• 2015: Joined Climate 100+ where some of the world’s largest investors push the 100 largest corporate emitters to set aggressive, science-based targets
  • 2017: Discontinued investments in companies with coal and oil sands reserves held by separately managed account managers.
  • 2019: Announced all real asset investments must have credible sustainability thesis.
  • 2021: Over 40% of endowment has mission alignment and $500 million is invested in a climate solutions portfolio.

2050 is far away, why can’t you do it sooner?

We couldn’t agree more that the need to act is absolutely urgent. And let’s be clear, we have been and will continue to decarbonize our endowment as rapidly as possible—and are urging our peers to do the same.

We’re proud that we’ve already halted investments in companies with coal and oil sands reserves, invested $500 million in climate solutions, and aligned over 40% of our endowment with our mission. Moving forward, our foot is firmly on the accelerator to keep making progress rapidly, and we will report back as we reach critical interim milestones.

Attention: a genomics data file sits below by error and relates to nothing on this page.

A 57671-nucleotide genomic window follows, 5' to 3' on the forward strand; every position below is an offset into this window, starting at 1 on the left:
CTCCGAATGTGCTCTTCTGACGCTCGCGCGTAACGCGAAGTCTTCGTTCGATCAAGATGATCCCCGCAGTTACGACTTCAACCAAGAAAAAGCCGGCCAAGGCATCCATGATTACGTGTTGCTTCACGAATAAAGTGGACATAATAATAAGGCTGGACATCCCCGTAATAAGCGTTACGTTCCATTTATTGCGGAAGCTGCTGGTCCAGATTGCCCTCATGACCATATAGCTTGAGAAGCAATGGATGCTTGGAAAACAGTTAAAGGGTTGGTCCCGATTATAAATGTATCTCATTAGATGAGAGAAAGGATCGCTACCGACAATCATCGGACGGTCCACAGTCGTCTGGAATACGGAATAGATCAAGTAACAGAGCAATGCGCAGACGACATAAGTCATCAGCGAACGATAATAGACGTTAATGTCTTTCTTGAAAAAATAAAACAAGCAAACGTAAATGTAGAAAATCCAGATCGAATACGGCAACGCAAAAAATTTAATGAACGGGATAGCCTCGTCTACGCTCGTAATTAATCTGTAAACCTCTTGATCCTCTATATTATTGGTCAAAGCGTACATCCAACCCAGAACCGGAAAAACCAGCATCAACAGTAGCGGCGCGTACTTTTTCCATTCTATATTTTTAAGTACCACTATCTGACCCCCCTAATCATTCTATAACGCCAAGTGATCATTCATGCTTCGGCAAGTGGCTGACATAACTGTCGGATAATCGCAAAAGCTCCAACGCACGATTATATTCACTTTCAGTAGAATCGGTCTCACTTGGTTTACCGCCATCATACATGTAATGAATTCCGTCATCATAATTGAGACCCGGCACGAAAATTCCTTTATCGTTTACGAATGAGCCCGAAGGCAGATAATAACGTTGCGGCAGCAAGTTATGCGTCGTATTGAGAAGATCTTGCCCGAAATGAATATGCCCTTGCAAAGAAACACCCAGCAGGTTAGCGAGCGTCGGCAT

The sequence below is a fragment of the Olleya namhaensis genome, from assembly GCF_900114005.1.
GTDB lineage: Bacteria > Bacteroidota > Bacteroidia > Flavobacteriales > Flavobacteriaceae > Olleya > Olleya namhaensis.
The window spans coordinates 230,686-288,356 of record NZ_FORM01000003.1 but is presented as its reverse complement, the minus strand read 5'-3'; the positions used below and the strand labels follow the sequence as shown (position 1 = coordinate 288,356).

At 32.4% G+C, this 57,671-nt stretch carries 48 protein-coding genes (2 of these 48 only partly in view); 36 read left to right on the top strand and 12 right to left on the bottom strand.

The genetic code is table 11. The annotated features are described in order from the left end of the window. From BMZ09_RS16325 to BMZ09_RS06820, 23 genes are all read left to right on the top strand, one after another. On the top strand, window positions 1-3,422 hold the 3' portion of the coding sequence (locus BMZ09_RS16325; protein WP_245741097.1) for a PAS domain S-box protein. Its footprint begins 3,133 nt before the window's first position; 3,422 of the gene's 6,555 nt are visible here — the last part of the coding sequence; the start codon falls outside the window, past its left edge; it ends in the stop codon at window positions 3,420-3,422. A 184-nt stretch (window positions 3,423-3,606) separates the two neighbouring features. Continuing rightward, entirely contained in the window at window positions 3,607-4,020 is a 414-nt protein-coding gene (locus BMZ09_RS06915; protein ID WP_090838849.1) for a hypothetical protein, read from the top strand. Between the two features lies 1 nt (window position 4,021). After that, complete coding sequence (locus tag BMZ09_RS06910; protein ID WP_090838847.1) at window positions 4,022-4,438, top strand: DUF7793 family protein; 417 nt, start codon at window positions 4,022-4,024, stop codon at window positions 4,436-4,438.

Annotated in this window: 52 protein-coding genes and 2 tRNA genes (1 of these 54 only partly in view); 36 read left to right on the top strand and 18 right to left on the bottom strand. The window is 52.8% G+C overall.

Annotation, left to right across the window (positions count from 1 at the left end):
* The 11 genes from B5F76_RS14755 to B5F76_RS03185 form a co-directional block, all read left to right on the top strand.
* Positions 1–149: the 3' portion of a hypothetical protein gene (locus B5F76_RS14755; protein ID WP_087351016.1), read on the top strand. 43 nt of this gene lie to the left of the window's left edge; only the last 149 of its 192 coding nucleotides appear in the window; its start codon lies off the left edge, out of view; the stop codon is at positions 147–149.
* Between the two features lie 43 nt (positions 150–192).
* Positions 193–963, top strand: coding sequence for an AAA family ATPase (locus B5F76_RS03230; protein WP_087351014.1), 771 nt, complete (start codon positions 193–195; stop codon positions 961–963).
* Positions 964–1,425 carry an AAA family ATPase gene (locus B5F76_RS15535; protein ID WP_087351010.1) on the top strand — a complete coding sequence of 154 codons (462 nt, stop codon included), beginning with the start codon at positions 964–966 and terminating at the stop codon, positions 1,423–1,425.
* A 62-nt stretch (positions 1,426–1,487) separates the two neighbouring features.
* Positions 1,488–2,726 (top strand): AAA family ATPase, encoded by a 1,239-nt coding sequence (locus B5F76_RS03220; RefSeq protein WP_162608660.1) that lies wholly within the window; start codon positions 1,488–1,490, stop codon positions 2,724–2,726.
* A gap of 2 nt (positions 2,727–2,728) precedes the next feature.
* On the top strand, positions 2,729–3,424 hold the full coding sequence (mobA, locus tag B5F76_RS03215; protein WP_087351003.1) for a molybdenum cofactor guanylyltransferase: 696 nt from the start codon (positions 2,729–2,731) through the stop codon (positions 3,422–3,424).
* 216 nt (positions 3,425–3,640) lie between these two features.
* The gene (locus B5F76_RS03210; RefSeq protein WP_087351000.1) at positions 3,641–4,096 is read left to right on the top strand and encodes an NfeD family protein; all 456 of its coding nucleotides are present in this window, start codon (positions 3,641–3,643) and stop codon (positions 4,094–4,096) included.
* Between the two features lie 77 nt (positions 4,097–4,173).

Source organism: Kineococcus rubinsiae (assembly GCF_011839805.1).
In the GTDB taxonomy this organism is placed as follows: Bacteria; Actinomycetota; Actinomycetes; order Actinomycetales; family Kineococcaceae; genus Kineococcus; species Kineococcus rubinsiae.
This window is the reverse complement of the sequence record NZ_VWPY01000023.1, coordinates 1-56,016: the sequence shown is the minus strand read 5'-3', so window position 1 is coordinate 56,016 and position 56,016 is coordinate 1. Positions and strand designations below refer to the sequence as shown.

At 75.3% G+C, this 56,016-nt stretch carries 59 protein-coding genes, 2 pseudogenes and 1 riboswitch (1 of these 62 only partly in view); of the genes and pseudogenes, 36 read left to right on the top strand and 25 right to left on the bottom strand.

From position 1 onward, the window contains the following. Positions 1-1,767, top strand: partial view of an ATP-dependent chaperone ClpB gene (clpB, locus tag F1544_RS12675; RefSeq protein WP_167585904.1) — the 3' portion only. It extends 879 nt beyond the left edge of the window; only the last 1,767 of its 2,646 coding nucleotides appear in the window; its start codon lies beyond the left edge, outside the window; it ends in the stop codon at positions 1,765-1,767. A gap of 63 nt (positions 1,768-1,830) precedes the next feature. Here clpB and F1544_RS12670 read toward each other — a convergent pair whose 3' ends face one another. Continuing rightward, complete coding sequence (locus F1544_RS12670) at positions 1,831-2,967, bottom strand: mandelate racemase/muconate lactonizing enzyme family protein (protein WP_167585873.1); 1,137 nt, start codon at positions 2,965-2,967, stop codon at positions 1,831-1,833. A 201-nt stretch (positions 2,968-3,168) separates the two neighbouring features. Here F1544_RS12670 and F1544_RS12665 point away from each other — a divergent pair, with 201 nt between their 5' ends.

How does net zero compare to divestment?

There are multiple strategies to reduce emissions in an endowment. Divestment looks specifically at the fossil fuel sector. Net zero is a more comprehensive approach to not only discontinue fossil fuel investments, but to go further by reducing emissions across all sectors in our portfolio.

Many sectors produce carbon emissions, and a net zero approach favors investing in companies that produce less, especially in comparison to what’s technologically possible.

How will you measure greenhouse gas emissions in your portfolio?

McKnight has a good understanding of the emissions in our public market investments now, but we have not measured across our private portfolio; by design these funds are less transparent.

We are working with our investment advisors at Goldman Sachs and Mercer to baseline that information now. Our next steps after we get comprehensive data will be to engage our fund managers and set ambitious interim targets.

Are there any trade offs that come with a net zero commitment?

The key trade-off is that we will need to let go of high-emitting investments and associated fund managers. However, shedding these riskier parts of our portfolio will set McKnight up to thrive during this energy transition and continue to be excellent stewards of our endowment.